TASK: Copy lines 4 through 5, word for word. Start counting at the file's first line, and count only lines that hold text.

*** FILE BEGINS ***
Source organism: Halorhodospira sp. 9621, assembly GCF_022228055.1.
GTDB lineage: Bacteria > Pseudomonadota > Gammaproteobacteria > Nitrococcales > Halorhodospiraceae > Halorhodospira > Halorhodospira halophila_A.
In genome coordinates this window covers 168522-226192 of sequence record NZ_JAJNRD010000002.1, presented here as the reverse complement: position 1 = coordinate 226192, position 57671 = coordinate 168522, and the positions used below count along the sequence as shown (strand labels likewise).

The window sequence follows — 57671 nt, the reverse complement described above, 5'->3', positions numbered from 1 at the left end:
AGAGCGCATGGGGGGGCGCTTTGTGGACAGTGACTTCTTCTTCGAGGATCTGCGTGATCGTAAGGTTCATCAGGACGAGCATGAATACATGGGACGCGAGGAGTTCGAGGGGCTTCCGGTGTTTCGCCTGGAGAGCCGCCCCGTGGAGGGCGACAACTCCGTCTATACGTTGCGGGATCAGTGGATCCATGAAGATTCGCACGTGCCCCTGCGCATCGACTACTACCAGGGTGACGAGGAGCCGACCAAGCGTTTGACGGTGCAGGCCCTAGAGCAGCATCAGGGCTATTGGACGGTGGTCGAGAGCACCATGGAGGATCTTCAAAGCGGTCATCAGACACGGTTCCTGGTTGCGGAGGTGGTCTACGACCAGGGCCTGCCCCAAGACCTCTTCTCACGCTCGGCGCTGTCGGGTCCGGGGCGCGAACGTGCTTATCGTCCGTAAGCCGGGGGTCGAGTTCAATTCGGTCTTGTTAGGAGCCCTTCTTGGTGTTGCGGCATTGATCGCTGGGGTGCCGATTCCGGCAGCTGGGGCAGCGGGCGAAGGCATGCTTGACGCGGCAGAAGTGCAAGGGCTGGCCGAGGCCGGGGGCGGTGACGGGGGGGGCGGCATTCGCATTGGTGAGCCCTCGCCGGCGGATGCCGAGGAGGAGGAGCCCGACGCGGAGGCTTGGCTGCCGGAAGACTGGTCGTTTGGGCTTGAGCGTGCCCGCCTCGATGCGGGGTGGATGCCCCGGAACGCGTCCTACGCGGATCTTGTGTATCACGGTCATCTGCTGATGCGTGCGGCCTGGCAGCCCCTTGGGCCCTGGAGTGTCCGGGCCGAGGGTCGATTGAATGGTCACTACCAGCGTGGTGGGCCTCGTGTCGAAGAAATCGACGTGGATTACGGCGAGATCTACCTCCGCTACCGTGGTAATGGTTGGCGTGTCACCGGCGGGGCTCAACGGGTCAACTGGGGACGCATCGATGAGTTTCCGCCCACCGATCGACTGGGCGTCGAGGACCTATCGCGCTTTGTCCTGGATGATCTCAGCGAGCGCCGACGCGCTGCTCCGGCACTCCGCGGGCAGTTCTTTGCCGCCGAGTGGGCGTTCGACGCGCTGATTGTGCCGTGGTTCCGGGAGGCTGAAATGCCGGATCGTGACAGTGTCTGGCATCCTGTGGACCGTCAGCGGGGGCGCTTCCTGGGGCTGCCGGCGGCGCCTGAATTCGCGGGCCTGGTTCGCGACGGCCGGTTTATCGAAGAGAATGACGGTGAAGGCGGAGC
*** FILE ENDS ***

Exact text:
The window sequence follows — 57671 nt, the reverse complement described above, 5'->3', positions numbered from 1 at the left end:
AGAGCGCATGGGGGGGCGCTTTGTGGACAGTGACTTCTTCTTCGAGGATCTGCGTGATCGTAAGGTTCATCAGGACGAGCATGAATACATGGGACGCGAGGAGTTCGAGGGGCTTCCGGTGTTTCGCCTGGAGAGCCGCCCCGTGGAGGGCGACAACTCCGTCTATACGTTGCGGGATCAGTGGATCCATGAAGATTCGCACGTGCCCCTGCGCATCGACTACTACCAGGGTGACGAGGAGCCGACCAAGCGTTTGACGGTGCAGGCCCTAGAGCAGCATCAGGGCTATTGGACGGTGGTCGAGAGCACCATGGAGGATCTTCAAAGCGGTCATCAGACACGGTTCCTGGTTGCGGAGGTGGTCTACGACCAGGGCCTGCCCCAAGACCTCTTCTCACGCTCGGCGCTGTCGGGTCCGGGGCGCGAACGTGCTTATCGTCCGTAAGCCGGGGGTCGAGTTCAATTCGGTCTTGTTAGGAGCCCTTCTTGGTGTTGCGGCATTGATCGCTGGGGTGCCGATTCCGGCAGCTGGGGCAGCGGGCGAAGGCATGCTTGACGCGGCAGAAGTGCAAGGGCTGGCCGAGGCCGGGGGCGGTGACGGGGGGGGCGGCATTCGCATTGGTGAGCCCTCGCCGGCGGATGCCGAGGAGGAGGAGCCCGACGCGGAGGCTTGGCTGCCGGAAGACTGGTCGTTTGGGCTTGAGCGTGCCCGCCTCGATGCGGGGTGGATGCCCCGGAACGCGTCCTACGCGGATCTTGTGTATCACGGTCATCTGCTGATGCGTGCGGCCTGGCAGCCCCTTGGGCCCTGGAGTGTCCGGGCCGAGGGTCGATTGAATGGTCACTACCAGCGTGGTGGGCCTCGTGTCGAAGAAATCGACGTGGATTACGGCGAGATCTACCTCCGCTACCGTGGTAATGGTTGGCGTGTCACCGGCGGGGCTCAACGGGTCAACTGGGGACGCATCGATGAGTTTCCGCCCACCGATCGACTGGGCGTCGAGGACCTATCGCGCTTTGTCCTGGATGATCTCAGCGAGCGCCGACGCGCTGCTCCGGCACTCCGCGGGCAGTTCTTTGCCGCCGAGTGGGCGTTCGACGCGCTGATTGTGCCGTGGTTCCGGGAGGCTGAAATGCCGGATCGTGACAGTGTCTGGCATCCTGTGGACCGTCAGCGGGGGCGCTTCCTGGGGCTGCCGGCGGCGCCTGAATTCGCGGGCCTGGTTCGCGACGGCCGGTTTATCGAAGAGAATGACGGTGAAGGCGGAGC